Opinion

John Lloyd

Modi: Democrat or divider

John Lloyd
Apr 9, 2014 19:25 UTC

India’s 815 million voters started the five-week voting cycle earlier this week. It’s already being celebrated as a triumph just for taking place — “the largest collective democratic act in history,” according to the Economist.

The winner will matter. India now punches far below its demographic weight — its 1.24 billion people are served by just 600 diplomats, about the same number as the Netherlands. The United States, with 314 million people, has 15,000. But that apparent lack of interest in making a mark on the world seems about to end.

What had seemed a likely victory for the first minister of the northwestern state of Gujarat, Narendra Modi, has now hardened into a near certainty — at least for much of the Indian media. Modi, self-made, ambitious and energetic at 63, has the ability to project India’s latent power. He wants growth, which India greatly needs to raise more of its citizens out of poverty and to provide jobs for its expanding population.

That could be a cause for fear — first within, and then outside of, India. For Modi is marked by a dark shadow that he cannot — and perhaps has no wish to — shake. His political affiliation, the Bharatiya Janata Party (BJP), and his membership in the right-wing , paramilitary Hindu nationalist group Rashtriya Swayamsevak Sangh (RSS) signals he may have less loyalty to the multi-ethnic country that is India and more to the dominant ethnicity: the Hindus.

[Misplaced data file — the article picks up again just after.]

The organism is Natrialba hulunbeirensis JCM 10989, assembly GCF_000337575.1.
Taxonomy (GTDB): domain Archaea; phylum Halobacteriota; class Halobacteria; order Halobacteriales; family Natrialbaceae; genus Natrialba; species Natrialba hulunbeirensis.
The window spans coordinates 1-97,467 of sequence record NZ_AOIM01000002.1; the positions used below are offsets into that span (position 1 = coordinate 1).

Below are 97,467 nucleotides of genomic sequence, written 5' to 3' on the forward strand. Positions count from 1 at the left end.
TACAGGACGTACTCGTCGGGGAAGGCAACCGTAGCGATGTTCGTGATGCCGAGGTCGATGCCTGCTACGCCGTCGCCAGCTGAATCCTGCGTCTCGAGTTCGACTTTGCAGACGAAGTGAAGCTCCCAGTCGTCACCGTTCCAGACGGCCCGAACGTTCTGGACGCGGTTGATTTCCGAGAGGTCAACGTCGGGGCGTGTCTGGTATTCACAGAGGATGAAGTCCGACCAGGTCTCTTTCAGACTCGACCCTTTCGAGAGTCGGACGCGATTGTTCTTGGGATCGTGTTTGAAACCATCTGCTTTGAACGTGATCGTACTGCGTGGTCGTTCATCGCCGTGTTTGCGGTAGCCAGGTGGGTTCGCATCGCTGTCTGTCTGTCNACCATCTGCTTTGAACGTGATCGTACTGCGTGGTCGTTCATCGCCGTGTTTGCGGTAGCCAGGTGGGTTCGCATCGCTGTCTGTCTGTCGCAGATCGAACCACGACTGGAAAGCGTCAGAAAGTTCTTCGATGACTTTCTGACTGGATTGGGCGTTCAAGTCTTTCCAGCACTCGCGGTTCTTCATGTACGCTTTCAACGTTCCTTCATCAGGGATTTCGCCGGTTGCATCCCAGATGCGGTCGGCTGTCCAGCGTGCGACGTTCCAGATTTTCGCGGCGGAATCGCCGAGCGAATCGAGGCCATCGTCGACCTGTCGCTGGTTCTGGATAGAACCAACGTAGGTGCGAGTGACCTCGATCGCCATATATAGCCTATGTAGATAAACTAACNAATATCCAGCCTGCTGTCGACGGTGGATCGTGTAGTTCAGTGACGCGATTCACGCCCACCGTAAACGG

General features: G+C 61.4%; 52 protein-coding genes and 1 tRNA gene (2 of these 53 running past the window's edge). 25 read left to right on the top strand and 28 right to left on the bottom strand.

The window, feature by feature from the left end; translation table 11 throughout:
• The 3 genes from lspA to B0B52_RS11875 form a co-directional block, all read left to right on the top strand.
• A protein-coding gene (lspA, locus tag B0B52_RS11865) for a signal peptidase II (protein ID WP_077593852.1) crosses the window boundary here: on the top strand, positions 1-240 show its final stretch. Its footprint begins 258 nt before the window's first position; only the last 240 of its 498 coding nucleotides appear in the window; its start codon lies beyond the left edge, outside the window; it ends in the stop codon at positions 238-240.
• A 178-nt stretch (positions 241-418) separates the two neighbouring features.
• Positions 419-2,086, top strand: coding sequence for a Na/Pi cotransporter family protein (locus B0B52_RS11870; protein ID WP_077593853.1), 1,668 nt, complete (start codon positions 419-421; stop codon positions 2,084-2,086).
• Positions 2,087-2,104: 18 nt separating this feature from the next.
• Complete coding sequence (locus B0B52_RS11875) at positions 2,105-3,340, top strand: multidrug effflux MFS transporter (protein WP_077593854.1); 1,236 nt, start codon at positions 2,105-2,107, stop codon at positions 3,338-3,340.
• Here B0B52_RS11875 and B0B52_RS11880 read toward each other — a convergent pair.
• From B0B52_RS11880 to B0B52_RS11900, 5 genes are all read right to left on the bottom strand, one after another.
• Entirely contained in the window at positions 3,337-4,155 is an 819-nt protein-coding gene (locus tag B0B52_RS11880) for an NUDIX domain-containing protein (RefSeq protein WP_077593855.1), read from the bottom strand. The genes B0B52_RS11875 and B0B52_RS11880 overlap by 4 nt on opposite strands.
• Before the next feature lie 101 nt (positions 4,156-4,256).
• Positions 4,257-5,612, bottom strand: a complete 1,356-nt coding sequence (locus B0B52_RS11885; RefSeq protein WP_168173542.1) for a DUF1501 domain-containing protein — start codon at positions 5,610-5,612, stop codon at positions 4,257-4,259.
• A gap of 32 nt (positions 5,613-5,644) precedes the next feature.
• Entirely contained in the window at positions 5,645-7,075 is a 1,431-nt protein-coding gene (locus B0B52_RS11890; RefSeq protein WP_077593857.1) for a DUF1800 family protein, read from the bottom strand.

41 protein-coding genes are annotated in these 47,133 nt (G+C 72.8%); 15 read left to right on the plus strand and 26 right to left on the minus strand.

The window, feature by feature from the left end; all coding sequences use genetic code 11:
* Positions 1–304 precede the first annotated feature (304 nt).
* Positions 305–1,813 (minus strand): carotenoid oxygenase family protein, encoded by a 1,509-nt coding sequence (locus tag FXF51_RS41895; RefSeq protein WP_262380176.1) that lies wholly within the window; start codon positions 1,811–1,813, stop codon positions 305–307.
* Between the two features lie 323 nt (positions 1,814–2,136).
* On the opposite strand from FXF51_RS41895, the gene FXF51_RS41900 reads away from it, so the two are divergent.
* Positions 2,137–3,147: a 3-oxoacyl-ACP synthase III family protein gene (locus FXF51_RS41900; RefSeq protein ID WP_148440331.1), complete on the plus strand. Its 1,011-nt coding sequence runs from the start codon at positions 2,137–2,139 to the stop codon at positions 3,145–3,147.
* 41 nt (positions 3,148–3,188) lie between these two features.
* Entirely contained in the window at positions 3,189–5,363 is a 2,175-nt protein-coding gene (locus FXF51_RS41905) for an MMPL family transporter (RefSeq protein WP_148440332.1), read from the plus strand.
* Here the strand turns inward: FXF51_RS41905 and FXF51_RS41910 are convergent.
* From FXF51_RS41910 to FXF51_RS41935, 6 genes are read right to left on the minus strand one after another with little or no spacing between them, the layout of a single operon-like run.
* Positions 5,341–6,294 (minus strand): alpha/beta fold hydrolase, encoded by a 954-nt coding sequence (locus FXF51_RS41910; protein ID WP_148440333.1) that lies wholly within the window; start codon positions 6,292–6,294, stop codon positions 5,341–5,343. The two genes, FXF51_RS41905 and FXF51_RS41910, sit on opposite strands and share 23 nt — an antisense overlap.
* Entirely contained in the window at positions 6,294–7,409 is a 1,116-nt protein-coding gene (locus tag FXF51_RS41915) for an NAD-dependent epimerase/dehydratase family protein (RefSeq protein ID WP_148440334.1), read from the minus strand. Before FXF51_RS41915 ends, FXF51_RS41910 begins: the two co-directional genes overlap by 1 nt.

The charge against Modi that casts the longest shadow involves days of mob violence in Gujarat in 2002. A train caught fire in a town called Godha, causing 59 deaths — and rumors quickly pointed to Muslim extremists. In revenge, Hindu extremists slaughtered between 1,000 and 2,000 Muslims. There is no final clarity to this incident. A local commission has, 12 years later, yet to publish a final report on the train fire. Another commission, set up by the central government, concluded the fire was accidental.

Why democracy is an insufficient force against WMD

John Lloyd
Sep 4, 2013 15:33 UTC

The British parliament’s refusal to countenance military intervention in Syria, and President Barack Obama’s decision to delay a strike until Congress approves it, point to a larger, even more dangerous contradiction of the mass destruction age.

That is, parliamentary democracy and weapons of mass destruction (WMD) sit ill together. Each confounds the other’s natural working.

This is for two reasons. First: everything about weapons of mass destruction — their possession, storage, security and use — demands centralized, authoritarian control and rapid decision making unimpeded by debate, except from within a tiny command circle. And when a rogue state uses or threatens to use WMD, leaders must react rapidly and forcefully, unconstrained by their legislatures. When they are so constrained, the result can be similar to what the British government suffered last week. Democracies that wish to police the use of WMD are held back by the same protocols that allow these institutions to thrive.

Egypt’s repeat search for democracy

John Lloyd
Jul 3, 2013 15:03 UTC

I’ve spent the past few days walking beside and watching the largely youthful demonstrators in Egypt, and I’ve been struck with admiration that’s quickly drowned in despair. I admire them for the way they’ve rejected the creeping authoritarianism of an incompetent Muslim Brotherhood government whose only accomplishment is inserting its members or sympathizers into every part of Egyptian life that it could.